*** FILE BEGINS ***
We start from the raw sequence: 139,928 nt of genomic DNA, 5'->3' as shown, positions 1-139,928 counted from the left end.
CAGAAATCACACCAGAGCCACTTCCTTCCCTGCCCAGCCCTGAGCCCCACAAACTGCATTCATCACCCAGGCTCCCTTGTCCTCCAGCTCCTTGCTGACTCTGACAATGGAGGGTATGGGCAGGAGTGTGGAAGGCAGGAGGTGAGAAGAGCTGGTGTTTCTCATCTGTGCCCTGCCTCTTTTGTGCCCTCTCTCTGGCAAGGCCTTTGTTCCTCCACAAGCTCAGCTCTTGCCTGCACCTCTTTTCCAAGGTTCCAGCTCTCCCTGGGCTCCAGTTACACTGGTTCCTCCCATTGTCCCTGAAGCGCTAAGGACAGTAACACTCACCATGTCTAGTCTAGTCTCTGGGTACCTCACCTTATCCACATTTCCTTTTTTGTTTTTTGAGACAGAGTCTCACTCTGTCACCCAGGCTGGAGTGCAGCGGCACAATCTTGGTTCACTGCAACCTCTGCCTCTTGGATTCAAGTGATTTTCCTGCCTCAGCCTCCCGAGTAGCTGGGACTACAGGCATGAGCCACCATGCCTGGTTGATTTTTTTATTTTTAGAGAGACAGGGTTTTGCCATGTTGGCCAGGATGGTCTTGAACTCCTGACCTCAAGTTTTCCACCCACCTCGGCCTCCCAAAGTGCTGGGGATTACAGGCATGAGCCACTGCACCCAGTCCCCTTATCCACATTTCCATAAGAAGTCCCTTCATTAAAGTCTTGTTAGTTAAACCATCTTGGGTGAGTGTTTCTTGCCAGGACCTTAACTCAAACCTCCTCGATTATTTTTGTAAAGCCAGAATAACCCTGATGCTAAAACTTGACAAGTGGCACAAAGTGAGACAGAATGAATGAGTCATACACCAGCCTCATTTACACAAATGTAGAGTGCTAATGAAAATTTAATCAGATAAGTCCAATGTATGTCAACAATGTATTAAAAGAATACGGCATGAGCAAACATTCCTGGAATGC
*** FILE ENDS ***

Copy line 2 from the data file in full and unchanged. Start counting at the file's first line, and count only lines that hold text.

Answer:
CAGAAATCACACCAGAGCCACTTCCTTCCCTGCCCAGCCCTGAGCCCCACAAACTGCATTCATCACCCAGGCTCCCTTGTCCTCCAGCTCCTTGCTGACTCTGACAATGGAGGGTATGGGCAGGAGTGTGGAAGGCAGGAGGTGAGAAGAGCTGGTGTTTCTCATCTGTGCCCTGCCTCTTTTGTGCCCTCTCTCTGGCAAGGCCTTTGTTCCTCCACAAGCTCAGCTCTTGCCTGCACCTCTTTTCCAAGGTTCCAGCTCTCCCTGGGCTCCAGTTACACTGGTTCCTCCCATTGTCCCTGAAGCGCTAAGGACAGTAACACTCACCATGTCTAGTCTAGTCTCTGGGTACCTCACCTTATCCACATTTCCTTTTTTGTTTTTTGAGACAGAGTCTCACTCTGTCACCCAGGCTGGAGTGCAGCGGCACAATCTTGGTTCACTGCAACCTCTGCCTCTTGGATTCAAGTGATTTTCCTGCCTCAGCCTCCCGAGTAGCTGGGACTACAGGCATGAGCCACCATGCCTGGTTGATTTTTTTATTTTTAGAGAGACAGGGTTTTGCCATGTTGGCCAGGATGGTCTTGAACTCCTGACCTCAAGTTTTCCACCCACCTCGGCCTCCCAAAGTGCTGGGGATTACAGGCATGAGCCACTGCACCCAGTCCCCTTATCCACATTTCCATAAGAAGTCCCTTCATTAAAGTCTTGTTAGTTAAACCATCTTGGGTGAGTGTTTCTTGCCAGGACCTTAACTCAAACCTCCTCGATTATTTTTGTAAAGCCAGAATAACCCTGATGCTAAAACTTGACAAGTGGCACAAAGTGAGACAGAATGAATGAGTCATACACCAGCCTCATTTACACAAATGTAGAGTGCTAATGAAAATTTAATCAGATAAGTCCAATGTATGTCAACAATGTATTAAAAGAATACGGCATGAGCAAACATTCCTGGAATGC